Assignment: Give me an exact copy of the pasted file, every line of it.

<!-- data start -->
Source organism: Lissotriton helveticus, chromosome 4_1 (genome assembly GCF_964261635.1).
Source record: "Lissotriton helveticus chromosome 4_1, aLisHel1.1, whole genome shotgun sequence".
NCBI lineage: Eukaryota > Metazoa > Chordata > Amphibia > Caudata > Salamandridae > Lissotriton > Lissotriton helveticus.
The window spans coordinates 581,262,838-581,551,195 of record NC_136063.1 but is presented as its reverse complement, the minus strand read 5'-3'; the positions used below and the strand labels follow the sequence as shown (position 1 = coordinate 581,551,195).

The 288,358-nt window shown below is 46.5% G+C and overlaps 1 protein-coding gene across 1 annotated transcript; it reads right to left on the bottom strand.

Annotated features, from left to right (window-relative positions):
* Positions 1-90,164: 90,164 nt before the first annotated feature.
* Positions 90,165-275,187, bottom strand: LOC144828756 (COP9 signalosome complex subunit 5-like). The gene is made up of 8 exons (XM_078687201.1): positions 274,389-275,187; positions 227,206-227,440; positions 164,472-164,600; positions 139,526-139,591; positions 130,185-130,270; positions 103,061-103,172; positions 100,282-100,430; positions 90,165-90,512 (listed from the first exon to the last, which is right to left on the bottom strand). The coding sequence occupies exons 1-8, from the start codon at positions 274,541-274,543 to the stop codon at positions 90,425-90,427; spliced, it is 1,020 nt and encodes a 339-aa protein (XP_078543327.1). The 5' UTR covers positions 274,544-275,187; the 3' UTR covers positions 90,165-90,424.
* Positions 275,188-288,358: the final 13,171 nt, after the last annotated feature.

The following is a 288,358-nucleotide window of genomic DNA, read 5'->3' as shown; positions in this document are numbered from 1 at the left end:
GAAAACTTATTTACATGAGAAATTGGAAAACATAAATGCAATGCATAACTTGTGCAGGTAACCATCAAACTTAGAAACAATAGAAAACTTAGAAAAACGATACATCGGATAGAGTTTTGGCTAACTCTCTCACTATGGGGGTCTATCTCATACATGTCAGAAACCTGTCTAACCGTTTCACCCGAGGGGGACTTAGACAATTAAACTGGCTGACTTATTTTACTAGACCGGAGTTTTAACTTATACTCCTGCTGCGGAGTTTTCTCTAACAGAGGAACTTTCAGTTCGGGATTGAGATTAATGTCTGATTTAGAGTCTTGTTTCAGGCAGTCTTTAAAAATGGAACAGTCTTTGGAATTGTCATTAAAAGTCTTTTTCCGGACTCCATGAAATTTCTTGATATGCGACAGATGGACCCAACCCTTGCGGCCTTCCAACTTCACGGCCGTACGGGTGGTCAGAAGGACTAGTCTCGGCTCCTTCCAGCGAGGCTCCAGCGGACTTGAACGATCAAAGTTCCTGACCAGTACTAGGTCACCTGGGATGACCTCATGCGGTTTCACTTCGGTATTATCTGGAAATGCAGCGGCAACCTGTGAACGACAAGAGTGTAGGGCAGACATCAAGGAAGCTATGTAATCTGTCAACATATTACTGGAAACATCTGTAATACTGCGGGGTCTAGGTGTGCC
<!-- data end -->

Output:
Source organism: Lissotriton helveticus, chromosome 4_1 (genome assembly GCF_964261635.1).
Source record: "Lissotriton helveticus chromosome 4_1, aLisHel1.1, whole genome shotgun sequence".
NCBI lineage: Eukaryota > Metazoa > Chordata > Amphibia > Caudata > Salamandridae > Lissotriton > Lissotriton helveticus.
The window spans coordinates 581,262,838-581,551,195 of record NC_136063.1 but is presented as its reverse complement, the minus strand read 5'-3'; the positions used below and the strand labels follow the sequence as shown (position 1 = coordinate 581,551,195).

The 288,358-nt window shown below is 46.5% G+C and overlaps 1 protein-coding gene across 1 annotated transcript; it reads right to left on the bottom strand.

Annotated features, from left to right (window-relative positions):
* Positions 1-90,164: 90,164 nt before the first annotated feature.
* Positions 90,165-275,187, bottom strand: LOC144828756 (COP9 signalosome complex subunit 5-like). The gene is made up of 8 exons (XM_078687201.1): positions 274,389-275,187; positions 227,206-227,440; positions 164,472-164,600; positions 139,526-139,591; positions 130,185-130,270; positions 103,061-103,172; positions 100,282-100,430; positions 90,165-90,512 (listed from the first exon to the last, which is right to left on the bottom strand). The coding sequence occupies exons 1-8, from the start codon at positions 274,541-274,543 to the stop codon at positions 90,425-90,427; spliced, it is 1,020 nt and encodes a 339-aa protein (XP_078543327.1). The 5' UTR covers positions 274,544-275,187; the 3' UTR covers positions 90,165-90,424.
* Positions 275,188-288,358: the final 13,171 nt, after the last annotated feature.

The following is a 288,358-nucleotide window of genomic DNA, read 5'->3' as shown; positions in this document are numbered from 1 at the left end:
GAAAACTTATTTACATGAGAAATTGGAAAACATAAATGCAATGCATAACTTGTGCAGGTAACCATCAAACTTAGAAACAATAGAAAACTTAGAAAAACGATACATCGGATAGAGTTTTGGCTAACTCTCTCACTATGGGGGTCTATCTCATACATGTCAGAAACCTGTCTAACCGTTTCACCCGAGGGGGACTTAGACAATTAAACTGGCTGACTTATTTTACTAGACCGGAGTTTTAACTTATACTCCTGCTGCGGAGTTTTCTCTAACAGAGGAACTTTCAGTTCGGGATTGAGATTAATGTCTGATTTAGAGTCTTGTTTCAGGCAGTCTTTAAAAATGGAACAGTCTTTGGAATTGTCATTAAAAGTCTTTTTCCGGACTCCATGAAATTTCTTGATATGCGACAGATGGACCCAACCCTTGCGGCCTTCCAACTTCACGGCCGTACGGGTGGTCAGAAGGACTAGTCTCGGCTCCTTCCAGCGAGGCTCCAGCGGACTTGAACGATCAAAGTTCCTGACCAGTACTAGGTCACCTGGGATGACCTCATGCGGTTTCACTTCGGTATTATCTGGAAATGCAGCGGCAACCTGTGAACGACAAGAGTGTAGGGCAGACATCAAGGAAGCTATGTAATCTGTCAACATATTACTGGAAACATCTGTAATACTGCGGGGTCTAGGTGTGCC